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Wednesday, November 20, 2019

Judge denies stay in FCC license revocation proceedings involving grim reaper of radio

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By The Madison County Record | Oct 16, 2019


WASHINGTON – Federal Communications Commission administrative law judge Jane Halprin denied a stay of license revocation proceedings against Bob Romanik, grim reaper of radio, on Oct. 4. 

“Rather than a stay, the public interest demands that this proceeding continue in due course,” Halprin wrote.

She ruled that the bankruptcy of Entertainment Media Trust shouldn’t delay a hearing she set for June. 

Four stations obtained licenses through the trust, which Romanik created. 

Belleville lawyer Dennis Watkins holds the licenses as trustee. 

Romanik can’t hold the licenses because his conviction for bank fraud and obstruction of justice disqualifies him. 

The FCC intends to prove that the trust’s ownership concealed Romanik’s control. 

Halprin’s order doesn’t guarantee a hearing, because bankruptcy trustee Donald Samson of Belleville moved for a stay at bankruptcy court in East St. Louis. 

The commission opposes his motion and urges bankruptcy Judge Laura Grandy to sign an order like the one Halprin signed. 

“Courts including the Supreme Court have consistently held that administrative proceedings such as this are not automatically stayed by a party’s bankruptcy filing,” Halprin wrote.  

She cited a precedent finding the communications commission could implement policies and adopt orders directed at industry participants as long as it didn’t seek a money judgment outside of bankruptcy court. 

“Concerns about a reduction in the value of the licenses are not part of our inquiry and do not operate to convert this licensing matter into the type of action to enforce a monetary judgment to which the automatic stay applies,” Halprin wrote. 

She rejected arguments in favor of a stay from bankruptcy trustee Samson, who represents the trust’s creditors by court appointment. 

He has stated in bankruptcy court that he had already found buyers for the stations and could bring applications for assignment to the commission in 30 days. 

In the proceedings before Halprin, he argued that liquidation of the licenses would accomplish the result the commission seeks.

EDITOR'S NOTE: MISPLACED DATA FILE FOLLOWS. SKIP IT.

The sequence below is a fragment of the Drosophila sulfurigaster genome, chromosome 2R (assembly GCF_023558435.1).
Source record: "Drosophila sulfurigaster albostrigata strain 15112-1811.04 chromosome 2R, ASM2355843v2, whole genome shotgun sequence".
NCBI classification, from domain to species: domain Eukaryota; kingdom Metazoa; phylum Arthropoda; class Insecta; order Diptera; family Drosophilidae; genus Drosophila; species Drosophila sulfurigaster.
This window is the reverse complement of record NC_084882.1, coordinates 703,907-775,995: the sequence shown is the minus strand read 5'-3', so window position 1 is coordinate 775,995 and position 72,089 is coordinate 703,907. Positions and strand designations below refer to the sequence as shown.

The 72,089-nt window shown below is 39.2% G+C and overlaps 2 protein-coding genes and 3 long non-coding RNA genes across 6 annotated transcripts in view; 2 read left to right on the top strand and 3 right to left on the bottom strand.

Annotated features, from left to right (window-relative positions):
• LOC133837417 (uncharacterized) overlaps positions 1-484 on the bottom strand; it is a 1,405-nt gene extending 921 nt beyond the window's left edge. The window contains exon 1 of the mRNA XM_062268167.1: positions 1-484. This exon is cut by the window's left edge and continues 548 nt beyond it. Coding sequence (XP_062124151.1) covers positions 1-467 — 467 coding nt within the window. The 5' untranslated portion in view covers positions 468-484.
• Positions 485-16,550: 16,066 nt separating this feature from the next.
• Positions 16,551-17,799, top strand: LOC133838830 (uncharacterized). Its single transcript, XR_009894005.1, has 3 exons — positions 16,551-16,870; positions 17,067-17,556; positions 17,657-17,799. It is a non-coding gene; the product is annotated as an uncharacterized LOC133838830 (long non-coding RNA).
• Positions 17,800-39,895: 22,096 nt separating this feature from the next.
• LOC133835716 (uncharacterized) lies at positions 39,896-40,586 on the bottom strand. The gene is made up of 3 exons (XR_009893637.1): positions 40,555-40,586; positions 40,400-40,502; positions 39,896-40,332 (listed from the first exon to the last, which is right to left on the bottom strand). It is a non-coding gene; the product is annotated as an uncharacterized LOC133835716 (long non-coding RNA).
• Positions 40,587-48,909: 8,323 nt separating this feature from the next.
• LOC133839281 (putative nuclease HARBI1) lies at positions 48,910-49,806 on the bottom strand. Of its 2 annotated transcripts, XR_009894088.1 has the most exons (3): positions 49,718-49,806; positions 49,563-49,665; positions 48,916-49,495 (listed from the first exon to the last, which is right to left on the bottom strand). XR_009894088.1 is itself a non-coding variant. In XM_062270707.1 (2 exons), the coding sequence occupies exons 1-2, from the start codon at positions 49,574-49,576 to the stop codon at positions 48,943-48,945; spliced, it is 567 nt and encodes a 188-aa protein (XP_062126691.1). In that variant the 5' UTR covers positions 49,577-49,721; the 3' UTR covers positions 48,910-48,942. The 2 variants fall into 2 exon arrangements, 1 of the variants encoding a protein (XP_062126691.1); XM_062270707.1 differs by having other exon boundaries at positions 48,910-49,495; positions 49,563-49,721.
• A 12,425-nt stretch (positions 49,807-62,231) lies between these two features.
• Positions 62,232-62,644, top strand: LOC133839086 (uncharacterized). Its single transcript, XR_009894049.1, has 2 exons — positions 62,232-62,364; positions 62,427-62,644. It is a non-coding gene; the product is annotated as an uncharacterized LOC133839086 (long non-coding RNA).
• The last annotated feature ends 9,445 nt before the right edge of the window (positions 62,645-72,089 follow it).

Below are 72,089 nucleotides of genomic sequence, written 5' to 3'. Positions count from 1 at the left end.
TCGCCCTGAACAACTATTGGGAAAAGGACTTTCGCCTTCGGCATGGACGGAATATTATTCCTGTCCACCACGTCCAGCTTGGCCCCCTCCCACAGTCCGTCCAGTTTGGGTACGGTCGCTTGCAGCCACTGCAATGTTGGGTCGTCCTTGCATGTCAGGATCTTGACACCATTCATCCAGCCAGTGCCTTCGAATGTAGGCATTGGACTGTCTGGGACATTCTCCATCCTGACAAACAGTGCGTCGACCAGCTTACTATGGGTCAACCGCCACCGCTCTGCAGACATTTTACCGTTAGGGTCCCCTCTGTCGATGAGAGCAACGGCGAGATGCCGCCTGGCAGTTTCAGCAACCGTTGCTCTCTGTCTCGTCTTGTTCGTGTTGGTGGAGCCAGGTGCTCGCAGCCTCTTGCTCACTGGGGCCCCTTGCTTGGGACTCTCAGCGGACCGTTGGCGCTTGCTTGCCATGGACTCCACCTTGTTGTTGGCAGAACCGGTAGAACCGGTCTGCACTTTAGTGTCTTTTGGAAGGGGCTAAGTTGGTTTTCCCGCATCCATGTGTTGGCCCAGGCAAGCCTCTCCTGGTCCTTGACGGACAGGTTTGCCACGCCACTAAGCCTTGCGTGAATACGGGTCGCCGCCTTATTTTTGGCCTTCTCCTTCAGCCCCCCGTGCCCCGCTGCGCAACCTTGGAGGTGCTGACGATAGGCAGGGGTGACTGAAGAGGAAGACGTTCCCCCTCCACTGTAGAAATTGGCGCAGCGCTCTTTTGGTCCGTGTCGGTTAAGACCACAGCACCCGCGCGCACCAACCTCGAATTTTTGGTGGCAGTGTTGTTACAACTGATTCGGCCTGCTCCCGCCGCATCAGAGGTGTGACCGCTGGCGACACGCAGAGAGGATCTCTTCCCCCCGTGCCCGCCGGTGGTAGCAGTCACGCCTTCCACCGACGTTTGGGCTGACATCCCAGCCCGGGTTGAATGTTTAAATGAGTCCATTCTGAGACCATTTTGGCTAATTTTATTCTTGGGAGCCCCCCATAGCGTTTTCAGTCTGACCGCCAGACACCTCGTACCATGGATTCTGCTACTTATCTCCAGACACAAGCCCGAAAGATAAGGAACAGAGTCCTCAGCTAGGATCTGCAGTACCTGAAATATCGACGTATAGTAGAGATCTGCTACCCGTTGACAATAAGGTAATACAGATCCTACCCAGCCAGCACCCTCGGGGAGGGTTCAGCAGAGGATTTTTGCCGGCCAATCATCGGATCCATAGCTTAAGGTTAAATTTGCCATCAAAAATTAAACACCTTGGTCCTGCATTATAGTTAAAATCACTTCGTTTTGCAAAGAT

Halprin disagreed, writing, “The commission’s long standing policy is that it will not, absent exceptional circumstances, renew or approve assignment or transfer of licenses when the licensee’s qualifications to hold a license are in question.” 

She wrote that the policy deters misconduct by preventing a licensee from avoiding the loss that would result from revocation or nonrenewal. 

Samson asserted an exception to the policy, but she didn’t grant it. 

Halprin wrote that the exception applies if a licensee or other alleged wrongdoer gains no substantial benefit, “putting the licensee in the same position as if its license had been revoked or not renewed.” 

She wrote that Samson appeared to assume he would prevail on that point. 

“In so doing, the trustee loses sight of the fact specific and detailed analysis inherent in this very narrow, discretionary exception to the general rule,” she wrote. 

She wrote that according to Samson, mounting attorney fees would leave little for the commission should it seek forfeiture, but that nowhere in her proceedings did anyone discuss forfeiture, and it isn’t an issue designated for the hearing. 

“Moreover, apart from the FCC regulatory fees now due, the only debts cited in Entertainment Media Trust’s bankruptcy filing are owed to the attorneys who have represented it in this proceeding,” Halprin wrote. 

Four days later, in bankruptcy court, assistant U. S. attorney Adam Hanna of Fairview Heights opposed Samson’s motion to stay the license proceedings. 

Hanna wrote that Congress gave the commission exclusive jurisdiction over civilian use of the electromagnetic spectrum. 

He further wrote that the system depends on qualified, honest and straightforward licensees who comply with the Communications Act; that circumstances of the case reflect the use of bankruptcy court to circumvent a regulatory process; that the trust’s responses before the commission were frustratingly vague and contradicted by other sources and that a hearing order was necessary to provide effective discovery tools. 

“This bankruptcy was filed on the eve of the debtor’s required response to those more effective tools,” Hanna wrote. 

He claimed Samson’s plan would frustrate the commission’s purpose. 

“There would be no ruling on whether the debtor or those associated with the various arrangements violated commission rules,” he wrote.  

“Instead, proceeds of the sale would be used to pay the legal fees of the debtor without any contribution from the entity that has enjoyed all the income from the stations, and the participants in the alleged violations would receive the balance of the sale price. 

“Such an outcome would provide a road map for how to use the bankruptcy code to evade the most serious consequences of being designated for hearing on character issues.  

“The FCC’s goal is to fulfill its Congressional mandate.” 

“The trustee’s goal is to seek a sale of approximately $2 million of assets to satisfy approximately $100,000 in legal fees, with an excess going to an alleged wrongdoer. 

“Any cancellation of the licenses as a result of a final order by the FCC would occur without the need for any additional action by the Chapter 7 trustee or this court.”

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